According to American Society for Aesthetic Plastic Surgery, nearly 8.3 million cosmetic procedures were performed in 2003.[12] Although our knowledge and perception of plastic surgery in healthcare professionals are unheard of in our part of the globe.

In our study, medical students showed a gap in knowledge with respect to plastic surgery and relation with different subspecialties.[13] Participants showed plastic surgeon as the first-line specialist in the following surgeries: eyelid surgery, cleft lip surgery, lifting and tightening of the face surgery, breast reconstruction surgery, breast augmentation or reduction, face open wound treatment, and Botox injection. However, plastic surgery was less frequently chosen like thumb replantation, hand and finger fracture, jaw fracture, and close leg wound. These results are quietly matching with the results of Agarwal et al. Plastic surgery was chosen most frequently for rhinoplasty and breast reconstruction and less frequently for hand/peripheral nerve surgery and wound surgery.[14]

Recommendation from friends or a family was the primary source of information followed by social media. In other studies, television plays a role in shaping their idea about plastic surgery.[13],[15]

The previous study resulted that TV shows and advertisement attracted 34.2% students. All these advertisements resulted in friends-gathering and surprisingly in 62.8% students; these discussions were the primary source of the information.[11]

Due to moral or religious issues, community overview in KSA refuses cosmetic surgery specialty, but the perception of medical students was differed and confess that plastic surgery is as normal as any kind of medical specialties and it is important.[11],[16]

The limitation of our study may be the same geographical area, college, sex, and occupation. Maybe we need to enlarge sample size and ask people from the different areas including males and females to get more representable data.


  Conclusion Top


Improvement in medical students' education about the scope of plastic surgery and other subspecialties is needed, especially in the areas of thumb replantation, hand and finger fracture, jaw fracture, and close wound in the leg. Social factor has an important role in the perception of medical students as they have many reservations toward plastic surgery related to religious and ethical factors in the society; in general, we should take effective methods to improve the advocacy from them and spread the knowledge that plastic surgery is not only for cosmetics purpose but also for its criticality in many other medical conditions.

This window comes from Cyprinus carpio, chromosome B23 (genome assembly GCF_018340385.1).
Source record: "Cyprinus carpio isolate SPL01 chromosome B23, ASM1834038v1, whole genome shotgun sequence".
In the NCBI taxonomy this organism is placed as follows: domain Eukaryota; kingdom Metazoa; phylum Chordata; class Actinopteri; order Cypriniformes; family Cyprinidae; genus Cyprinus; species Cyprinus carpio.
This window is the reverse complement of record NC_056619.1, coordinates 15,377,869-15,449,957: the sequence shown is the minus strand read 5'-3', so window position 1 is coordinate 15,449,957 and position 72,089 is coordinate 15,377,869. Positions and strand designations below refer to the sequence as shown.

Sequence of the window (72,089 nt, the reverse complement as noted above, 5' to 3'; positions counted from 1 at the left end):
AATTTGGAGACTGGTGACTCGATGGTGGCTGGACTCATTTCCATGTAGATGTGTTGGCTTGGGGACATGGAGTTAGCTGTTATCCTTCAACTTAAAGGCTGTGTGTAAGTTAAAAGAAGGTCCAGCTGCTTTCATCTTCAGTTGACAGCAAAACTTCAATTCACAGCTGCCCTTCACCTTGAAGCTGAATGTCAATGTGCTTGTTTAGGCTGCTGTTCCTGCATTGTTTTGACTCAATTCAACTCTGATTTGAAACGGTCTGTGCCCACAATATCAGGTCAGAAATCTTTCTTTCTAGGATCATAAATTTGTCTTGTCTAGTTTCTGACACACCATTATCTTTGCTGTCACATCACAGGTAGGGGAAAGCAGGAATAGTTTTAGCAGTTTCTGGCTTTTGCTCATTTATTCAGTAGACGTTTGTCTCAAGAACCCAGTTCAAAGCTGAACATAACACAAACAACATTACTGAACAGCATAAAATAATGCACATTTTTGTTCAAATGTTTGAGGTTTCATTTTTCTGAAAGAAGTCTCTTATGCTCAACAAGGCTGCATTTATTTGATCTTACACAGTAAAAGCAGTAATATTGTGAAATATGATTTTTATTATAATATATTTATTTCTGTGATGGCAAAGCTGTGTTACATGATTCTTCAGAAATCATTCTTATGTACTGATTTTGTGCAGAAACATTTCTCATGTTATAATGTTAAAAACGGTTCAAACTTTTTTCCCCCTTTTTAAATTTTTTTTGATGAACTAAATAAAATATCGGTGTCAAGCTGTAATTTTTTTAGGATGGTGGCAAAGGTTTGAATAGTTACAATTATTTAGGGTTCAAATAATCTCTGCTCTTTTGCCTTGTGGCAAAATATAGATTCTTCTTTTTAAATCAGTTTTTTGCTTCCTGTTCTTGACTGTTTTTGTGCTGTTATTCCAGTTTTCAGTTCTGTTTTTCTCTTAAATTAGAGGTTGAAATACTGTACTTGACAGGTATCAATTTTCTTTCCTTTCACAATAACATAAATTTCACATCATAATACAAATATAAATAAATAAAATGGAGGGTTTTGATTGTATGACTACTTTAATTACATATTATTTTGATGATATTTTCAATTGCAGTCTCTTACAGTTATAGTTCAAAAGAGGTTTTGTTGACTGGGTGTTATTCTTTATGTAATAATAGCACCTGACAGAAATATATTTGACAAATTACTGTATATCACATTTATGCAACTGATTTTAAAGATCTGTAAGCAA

Financial support and sponsorship

Nil.

Conflicts of interest

There are no conflicts of interest.



 
  References Top

1.
Swami V. Taylor R, Carvalho C. Acceptance of cosmetic surgery and celebrity worship: Evidence of associations among female undergraduates. Pers Individ Dif 2009;47:869-72.  Back to cited text no. 1
    
2.
Yun S, Na Y, Jin Y, Hur E, Heo W, Lee J, Lee S. A survey study on professional women's perception toward cosmetic surgery: 4 year comparison. Arch Aesthetic Plast Surg 2015;21:70-4.  Back to cited text no. 2
    
3.
Reformat DD, David JA, Diaz-Siso JR, Plana NM, Wang A, Brownstone ND, et al. How many people work in your operating room? An assessment of factors associated with instrument recounts within plastic surgery. J Plast Reconstr Aesthet Surg 2017;70:1285-91.  Back to cited text no. 3